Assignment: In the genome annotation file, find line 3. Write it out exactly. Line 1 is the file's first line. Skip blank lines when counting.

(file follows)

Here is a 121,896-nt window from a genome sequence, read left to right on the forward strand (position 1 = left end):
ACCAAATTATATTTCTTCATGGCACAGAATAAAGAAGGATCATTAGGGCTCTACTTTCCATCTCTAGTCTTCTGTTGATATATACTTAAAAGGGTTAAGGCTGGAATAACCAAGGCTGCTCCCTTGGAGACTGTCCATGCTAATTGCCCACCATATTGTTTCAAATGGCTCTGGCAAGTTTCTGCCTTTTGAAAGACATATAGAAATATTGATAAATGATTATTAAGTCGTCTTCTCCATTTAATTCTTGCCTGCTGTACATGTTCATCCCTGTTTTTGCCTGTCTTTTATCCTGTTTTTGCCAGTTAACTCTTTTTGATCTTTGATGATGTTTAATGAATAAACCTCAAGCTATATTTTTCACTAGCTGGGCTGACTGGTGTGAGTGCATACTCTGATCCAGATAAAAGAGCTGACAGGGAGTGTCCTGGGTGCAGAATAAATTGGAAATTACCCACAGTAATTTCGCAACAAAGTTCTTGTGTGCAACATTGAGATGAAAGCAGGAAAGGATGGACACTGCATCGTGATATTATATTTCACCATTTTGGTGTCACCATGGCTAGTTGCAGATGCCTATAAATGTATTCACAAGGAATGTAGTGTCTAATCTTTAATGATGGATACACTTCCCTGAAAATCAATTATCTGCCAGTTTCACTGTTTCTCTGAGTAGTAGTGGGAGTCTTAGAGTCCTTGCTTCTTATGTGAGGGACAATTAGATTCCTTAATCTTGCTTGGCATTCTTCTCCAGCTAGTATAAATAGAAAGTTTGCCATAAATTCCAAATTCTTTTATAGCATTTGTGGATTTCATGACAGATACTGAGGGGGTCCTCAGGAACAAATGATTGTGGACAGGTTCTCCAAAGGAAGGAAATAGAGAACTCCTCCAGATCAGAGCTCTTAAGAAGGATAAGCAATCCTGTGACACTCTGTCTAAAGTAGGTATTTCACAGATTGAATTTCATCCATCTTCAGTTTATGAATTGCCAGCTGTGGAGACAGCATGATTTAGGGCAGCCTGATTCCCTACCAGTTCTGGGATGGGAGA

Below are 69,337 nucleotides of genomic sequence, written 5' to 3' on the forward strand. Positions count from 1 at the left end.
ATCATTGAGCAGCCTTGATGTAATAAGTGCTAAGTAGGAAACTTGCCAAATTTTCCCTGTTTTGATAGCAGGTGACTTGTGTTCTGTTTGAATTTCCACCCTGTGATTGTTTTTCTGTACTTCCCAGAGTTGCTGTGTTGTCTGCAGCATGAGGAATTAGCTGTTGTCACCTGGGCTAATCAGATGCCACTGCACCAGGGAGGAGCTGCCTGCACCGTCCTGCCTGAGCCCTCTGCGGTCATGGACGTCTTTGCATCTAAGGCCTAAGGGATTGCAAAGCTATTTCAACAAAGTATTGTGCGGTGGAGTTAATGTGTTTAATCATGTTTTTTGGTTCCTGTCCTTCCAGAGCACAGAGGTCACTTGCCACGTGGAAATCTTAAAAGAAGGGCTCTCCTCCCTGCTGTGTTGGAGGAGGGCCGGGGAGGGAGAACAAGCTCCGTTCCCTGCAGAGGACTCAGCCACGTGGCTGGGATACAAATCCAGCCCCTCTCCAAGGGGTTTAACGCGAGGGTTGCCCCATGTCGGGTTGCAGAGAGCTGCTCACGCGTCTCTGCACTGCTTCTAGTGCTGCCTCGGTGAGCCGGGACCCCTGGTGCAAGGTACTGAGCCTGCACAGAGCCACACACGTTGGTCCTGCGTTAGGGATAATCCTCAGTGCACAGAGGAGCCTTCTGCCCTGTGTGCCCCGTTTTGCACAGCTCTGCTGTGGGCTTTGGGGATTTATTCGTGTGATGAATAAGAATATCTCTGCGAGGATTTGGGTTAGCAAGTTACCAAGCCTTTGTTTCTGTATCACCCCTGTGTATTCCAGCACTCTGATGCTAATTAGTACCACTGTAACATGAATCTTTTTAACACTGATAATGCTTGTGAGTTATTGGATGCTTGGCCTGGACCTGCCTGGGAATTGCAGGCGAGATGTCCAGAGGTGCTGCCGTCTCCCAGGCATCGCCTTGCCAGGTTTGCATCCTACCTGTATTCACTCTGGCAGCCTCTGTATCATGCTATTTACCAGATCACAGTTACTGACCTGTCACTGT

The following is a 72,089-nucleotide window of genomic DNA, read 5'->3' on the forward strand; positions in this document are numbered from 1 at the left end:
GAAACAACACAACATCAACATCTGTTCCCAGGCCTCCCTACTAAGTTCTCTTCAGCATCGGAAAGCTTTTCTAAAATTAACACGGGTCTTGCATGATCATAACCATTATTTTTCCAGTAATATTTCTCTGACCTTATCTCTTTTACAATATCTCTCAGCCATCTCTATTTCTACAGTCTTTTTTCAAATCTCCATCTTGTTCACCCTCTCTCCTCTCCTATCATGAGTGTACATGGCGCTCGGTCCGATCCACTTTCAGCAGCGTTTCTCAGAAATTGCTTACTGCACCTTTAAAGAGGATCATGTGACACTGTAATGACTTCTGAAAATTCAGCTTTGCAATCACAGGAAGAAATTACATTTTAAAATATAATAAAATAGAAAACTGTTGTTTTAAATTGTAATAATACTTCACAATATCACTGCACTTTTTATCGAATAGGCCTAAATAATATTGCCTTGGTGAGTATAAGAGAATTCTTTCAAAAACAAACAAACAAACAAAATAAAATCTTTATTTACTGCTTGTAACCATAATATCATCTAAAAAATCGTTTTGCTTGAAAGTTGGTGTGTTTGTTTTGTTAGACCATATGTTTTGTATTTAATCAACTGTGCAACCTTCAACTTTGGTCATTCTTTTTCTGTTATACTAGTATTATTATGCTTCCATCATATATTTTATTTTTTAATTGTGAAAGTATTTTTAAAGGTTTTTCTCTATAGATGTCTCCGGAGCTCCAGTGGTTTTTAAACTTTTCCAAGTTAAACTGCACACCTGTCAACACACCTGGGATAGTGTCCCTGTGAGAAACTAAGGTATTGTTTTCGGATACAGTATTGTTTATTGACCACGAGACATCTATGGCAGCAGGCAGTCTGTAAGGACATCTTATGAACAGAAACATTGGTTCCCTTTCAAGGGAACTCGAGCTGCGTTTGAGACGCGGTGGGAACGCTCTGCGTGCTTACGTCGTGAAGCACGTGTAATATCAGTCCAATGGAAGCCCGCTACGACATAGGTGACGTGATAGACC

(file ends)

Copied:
Below are 69,337 nucleotides of genomic sequence, written 5' to 3' on the forward strand. Positions count from 1 at the left end.